by Elaine Hackney
In the 19th Century, ministers might have used an hour glass such as this to time their sermons, particularily in the “Wee Free Kirks. Don’t worry. I certainly won’t be speaking for an hour! Nor will I be following a friends tongue in cheek advice——-Face the congregation and say the words of the last hymn ‘BE STILL’ Pause and then say ‘That is the end of the sermon. Now go outside and enjoy God’s wonderful word!’ You will certainly be remembered for years to come“ he said! That would indeed be the shortest sermon on record!
9 year old Robbie, a young friend of mine, and his father have been tending their vegetable patches for some time now ready to harvest a bumper crop of potatoes, beans, leeks carrots, courgettes and tomatoes and sell for Church funds. His Dad came home recently after a long and arduous day at the office and asked Robbie if he had done his watering duties. ‘Daddy,’ I simply haven’t had the time’ said young Robbie . His parents were amused at this response but rather perplexed. Where was this coming from? After all he WAS on holiday for 8 weeks! Then they realised that he was simply using an expression that he was hearing frequently at home and in our society today.
Our world is speeding up and we all live at a much faster pace than our parents and grandparents. We keep trying to do more and more and this is taking its toll, creating stress in our lives. Being SO busy all the time depletes our reserves and we need to find time to recharge the batteries and restore balance to our lives.
My Dear, wise friend Eric Milton, here today with Sheila his lovely wife (Welcome to you both) referred me recently to Psalm 46 verse 10 having listened to my account of the day I had just spent. There in black and white were the words ‘Be still and know that I am God’ How well Eric knows me!
But it helped to channel my thoughts towards today’s sermon.
I am an ‘early bird’ and love to rise about 6 30 to walk round the 2 ponds at Monikie. At that time in the morning there is complete peace and I can enjoy the beautiful scenery looking right over to the rolling hills of Fife. 2 families of swans and their cygnets glide gracefully by through the water which can be like a millpond. Rabbits scurry by and occasionally I have come across a startled deer which pauses momentarily gazing at me with its limpid brown eyes before bounding away into the woods. This precious time in the morning has no demands and gives me time to be still and communicate with God asking his help for the rest of the day ahead. Now I understand why my own mother used to rise at least an hour before the rest of the family!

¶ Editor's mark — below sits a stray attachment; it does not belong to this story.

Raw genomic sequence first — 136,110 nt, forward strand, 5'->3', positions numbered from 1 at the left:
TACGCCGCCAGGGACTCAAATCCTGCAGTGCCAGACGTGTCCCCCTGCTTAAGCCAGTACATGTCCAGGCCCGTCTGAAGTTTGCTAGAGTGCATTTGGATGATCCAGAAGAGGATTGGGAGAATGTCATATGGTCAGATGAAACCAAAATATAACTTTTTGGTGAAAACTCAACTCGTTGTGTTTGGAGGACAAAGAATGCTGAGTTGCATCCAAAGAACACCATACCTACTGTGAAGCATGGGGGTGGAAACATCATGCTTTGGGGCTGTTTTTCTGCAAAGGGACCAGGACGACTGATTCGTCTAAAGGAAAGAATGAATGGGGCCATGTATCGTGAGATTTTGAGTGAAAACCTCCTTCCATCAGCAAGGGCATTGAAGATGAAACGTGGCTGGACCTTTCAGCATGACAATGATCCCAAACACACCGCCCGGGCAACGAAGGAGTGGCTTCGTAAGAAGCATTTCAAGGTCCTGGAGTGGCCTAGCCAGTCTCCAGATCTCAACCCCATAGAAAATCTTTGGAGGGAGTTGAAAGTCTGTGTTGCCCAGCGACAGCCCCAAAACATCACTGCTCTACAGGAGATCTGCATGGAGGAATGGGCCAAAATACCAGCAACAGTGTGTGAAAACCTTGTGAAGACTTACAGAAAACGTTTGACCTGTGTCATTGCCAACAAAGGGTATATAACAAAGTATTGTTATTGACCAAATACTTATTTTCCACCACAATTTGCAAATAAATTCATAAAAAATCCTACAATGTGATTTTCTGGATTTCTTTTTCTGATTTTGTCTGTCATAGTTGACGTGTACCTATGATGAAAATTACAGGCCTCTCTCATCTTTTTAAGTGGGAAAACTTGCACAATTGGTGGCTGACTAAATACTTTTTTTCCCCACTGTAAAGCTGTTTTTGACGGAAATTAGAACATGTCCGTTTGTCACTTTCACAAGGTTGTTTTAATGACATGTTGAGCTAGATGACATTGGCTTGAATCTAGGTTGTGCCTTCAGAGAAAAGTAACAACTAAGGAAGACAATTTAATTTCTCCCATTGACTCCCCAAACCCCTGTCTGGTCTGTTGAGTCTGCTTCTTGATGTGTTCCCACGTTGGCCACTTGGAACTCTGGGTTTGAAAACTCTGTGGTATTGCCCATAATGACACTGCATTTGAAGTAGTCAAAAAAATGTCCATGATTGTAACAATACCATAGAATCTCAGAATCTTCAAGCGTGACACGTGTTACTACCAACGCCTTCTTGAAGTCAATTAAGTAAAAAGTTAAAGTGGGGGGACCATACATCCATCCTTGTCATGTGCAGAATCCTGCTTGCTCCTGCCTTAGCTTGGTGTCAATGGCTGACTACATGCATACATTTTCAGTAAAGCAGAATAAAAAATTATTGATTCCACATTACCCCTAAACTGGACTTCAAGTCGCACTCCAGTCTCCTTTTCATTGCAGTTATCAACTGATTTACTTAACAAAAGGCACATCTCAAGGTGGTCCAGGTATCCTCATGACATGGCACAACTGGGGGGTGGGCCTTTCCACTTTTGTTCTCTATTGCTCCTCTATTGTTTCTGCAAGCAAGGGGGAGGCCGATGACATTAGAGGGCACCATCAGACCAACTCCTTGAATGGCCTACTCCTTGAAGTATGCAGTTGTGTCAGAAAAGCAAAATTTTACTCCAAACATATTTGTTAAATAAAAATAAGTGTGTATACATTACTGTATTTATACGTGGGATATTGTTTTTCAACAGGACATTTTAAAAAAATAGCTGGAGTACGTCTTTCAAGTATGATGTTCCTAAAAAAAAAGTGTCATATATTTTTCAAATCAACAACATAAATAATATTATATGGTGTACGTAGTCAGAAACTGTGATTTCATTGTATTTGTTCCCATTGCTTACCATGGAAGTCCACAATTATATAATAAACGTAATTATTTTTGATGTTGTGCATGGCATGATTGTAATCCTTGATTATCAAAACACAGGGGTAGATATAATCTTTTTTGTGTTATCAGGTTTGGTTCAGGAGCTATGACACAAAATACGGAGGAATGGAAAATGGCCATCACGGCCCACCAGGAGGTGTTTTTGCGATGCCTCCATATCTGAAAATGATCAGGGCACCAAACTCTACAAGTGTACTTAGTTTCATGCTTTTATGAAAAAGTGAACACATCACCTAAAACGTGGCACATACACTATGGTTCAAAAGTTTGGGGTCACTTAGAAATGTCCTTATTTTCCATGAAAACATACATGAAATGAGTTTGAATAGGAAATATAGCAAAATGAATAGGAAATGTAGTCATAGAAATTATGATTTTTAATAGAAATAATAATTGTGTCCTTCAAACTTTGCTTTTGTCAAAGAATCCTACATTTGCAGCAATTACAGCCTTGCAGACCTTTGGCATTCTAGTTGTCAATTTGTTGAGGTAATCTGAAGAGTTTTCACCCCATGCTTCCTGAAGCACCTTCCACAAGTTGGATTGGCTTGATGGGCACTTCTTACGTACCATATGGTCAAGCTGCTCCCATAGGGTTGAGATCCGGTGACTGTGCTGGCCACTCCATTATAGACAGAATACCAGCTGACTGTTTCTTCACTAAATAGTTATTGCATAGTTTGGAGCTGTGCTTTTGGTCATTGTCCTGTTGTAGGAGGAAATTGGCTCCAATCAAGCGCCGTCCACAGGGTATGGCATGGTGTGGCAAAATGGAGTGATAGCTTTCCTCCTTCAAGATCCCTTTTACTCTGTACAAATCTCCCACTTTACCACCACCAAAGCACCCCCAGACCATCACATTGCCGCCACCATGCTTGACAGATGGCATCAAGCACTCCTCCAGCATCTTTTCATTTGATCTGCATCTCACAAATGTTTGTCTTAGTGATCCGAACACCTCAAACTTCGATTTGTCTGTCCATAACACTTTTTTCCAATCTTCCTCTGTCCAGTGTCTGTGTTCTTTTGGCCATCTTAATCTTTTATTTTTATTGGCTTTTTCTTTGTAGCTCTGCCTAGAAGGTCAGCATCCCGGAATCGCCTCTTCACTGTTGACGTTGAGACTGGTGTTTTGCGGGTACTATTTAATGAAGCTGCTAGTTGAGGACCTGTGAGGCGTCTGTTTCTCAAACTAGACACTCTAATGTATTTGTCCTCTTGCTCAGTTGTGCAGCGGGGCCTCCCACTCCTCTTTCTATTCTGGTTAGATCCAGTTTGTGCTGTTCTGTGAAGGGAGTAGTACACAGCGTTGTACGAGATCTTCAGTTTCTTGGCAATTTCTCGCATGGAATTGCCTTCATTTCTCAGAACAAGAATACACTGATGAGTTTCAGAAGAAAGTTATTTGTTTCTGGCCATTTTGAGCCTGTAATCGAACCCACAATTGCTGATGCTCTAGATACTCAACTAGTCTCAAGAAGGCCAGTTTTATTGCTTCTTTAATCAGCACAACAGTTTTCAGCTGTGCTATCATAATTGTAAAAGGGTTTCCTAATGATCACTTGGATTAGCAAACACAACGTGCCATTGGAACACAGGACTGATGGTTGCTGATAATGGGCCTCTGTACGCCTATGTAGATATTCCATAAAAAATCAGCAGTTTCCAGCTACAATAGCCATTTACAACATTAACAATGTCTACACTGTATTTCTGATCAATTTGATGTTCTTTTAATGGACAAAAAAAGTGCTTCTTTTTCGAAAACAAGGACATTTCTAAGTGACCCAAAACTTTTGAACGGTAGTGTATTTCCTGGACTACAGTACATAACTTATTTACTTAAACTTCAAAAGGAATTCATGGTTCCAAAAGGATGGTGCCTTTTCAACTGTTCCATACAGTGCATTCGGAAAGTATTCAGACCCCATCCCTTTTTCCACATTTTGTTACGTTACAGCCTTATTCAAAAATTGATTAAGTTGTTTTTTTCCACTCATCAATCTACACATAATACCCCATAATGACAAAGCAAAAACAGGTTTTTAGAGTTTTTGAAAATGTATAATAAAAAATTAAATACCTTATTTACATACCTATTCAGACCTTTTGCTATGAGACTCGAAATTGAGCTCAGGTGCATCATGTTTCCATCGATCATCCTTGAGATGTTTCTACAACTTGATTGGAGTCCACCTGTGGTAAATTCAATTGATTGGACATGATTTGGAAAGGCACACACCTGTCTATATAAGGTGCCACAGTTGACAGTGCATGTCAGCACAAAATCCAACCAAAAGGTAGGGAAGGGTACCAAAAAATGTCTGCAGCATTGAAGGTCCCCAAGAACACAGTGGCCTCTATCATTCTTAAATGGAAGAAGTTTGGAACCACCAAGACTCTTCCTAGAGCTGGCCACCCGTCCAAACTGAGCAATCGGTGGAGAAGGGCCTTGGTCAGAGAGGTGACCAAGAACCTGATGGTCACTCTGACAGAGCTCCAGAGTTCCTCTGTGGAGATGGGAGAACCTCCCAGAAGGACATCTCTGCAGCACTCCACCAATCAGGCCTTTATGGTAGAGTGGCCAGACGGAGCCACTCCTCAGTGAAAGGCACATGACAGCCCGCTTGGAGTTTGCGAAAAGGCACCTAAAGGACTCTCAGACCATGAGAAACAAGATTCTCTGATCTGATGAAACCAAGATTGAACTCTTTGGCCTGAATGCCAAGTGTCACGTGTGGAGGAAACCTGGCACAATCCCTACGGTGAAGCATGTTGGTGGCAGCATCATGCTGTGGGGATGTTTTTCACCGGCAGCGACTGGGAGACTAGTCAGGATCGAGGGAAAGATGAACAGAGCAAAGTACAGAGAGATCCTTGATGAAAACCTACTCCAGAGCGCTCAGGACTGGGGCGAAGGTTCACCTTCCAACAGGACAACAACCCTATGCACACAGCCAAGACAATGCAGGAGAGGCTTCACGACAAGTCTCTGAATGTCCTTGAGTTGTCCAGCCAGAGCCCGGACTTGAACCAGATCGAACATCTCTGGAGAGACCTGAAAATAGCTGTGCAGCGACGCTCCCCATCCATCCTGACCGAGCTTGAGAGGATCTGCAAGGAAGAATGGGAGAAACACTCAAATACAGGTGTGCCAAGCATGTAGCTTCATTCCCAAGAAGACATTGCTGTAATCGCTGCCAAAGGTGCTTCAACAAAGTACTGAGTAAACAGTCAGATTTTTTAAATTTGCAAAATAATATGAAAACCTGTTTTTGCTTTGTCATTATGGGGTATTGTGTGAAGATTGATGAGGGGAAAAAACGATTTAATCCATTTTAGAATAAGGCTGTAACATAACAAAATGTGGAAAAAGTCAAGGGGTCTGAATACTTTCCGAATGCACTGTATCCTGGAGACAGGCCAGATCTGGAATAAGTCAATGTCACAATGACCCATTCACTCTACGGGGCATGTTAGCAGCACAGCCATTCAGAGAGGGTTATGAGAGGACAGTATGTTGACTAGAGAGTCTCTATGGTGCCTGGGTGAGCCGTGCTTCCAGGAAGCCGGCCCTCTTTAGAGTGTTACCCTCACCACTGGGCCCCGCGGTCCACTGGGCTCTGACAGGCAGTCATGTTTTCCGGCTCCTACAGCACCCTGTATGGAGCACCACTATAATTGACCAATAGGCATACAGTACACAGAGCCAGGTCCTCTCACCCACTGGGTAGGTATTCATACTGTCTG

A young American college student was on a retreat one beautiful weekend in October. Her tutor announced that the students should go off outside and spend 45 minutes alone with God. The day before she had spotted 2 swings overlooking a lake with mountains in full Autumn colours behind—–the perfect place to spend time with God. As the group set off she overheard some others say ’Let’s go to the lake where the swings are. Immediately she was on ’Red Alert’! She simply had to get there first so off she raced dashing round the other way from the rest of the group in order to get there first. She rushed past a small white chapel, flew past a wooden cross and finally leaped on to the swing feeling good about her victory but too charged up to be still and know God. Then it hit her! She was too wrapped up in achieving an insignificant victory, therefore missing what was really important. In trying to be in control she had completely missed the things God wanted her to see on the way—-the small white chapel displaying Faith, the wooden cross for Hope and the gift of still time with God while sitting on the swing.
In Marks Gospel we read this morning of the busyness of Jesus’ life. When he returned with Simon Peter and Andrew to their house they found Simon’s mother in law very ill with a high fever. Despite the fact that Jesus must have been extremely tired and longing to rest with his friends and enjoy a meal with them, he went forward and took her hand. His personal touch and compassion healed her. Later that evening the whole village gathered outside and once again Jesus healed many, depleting his energies even further.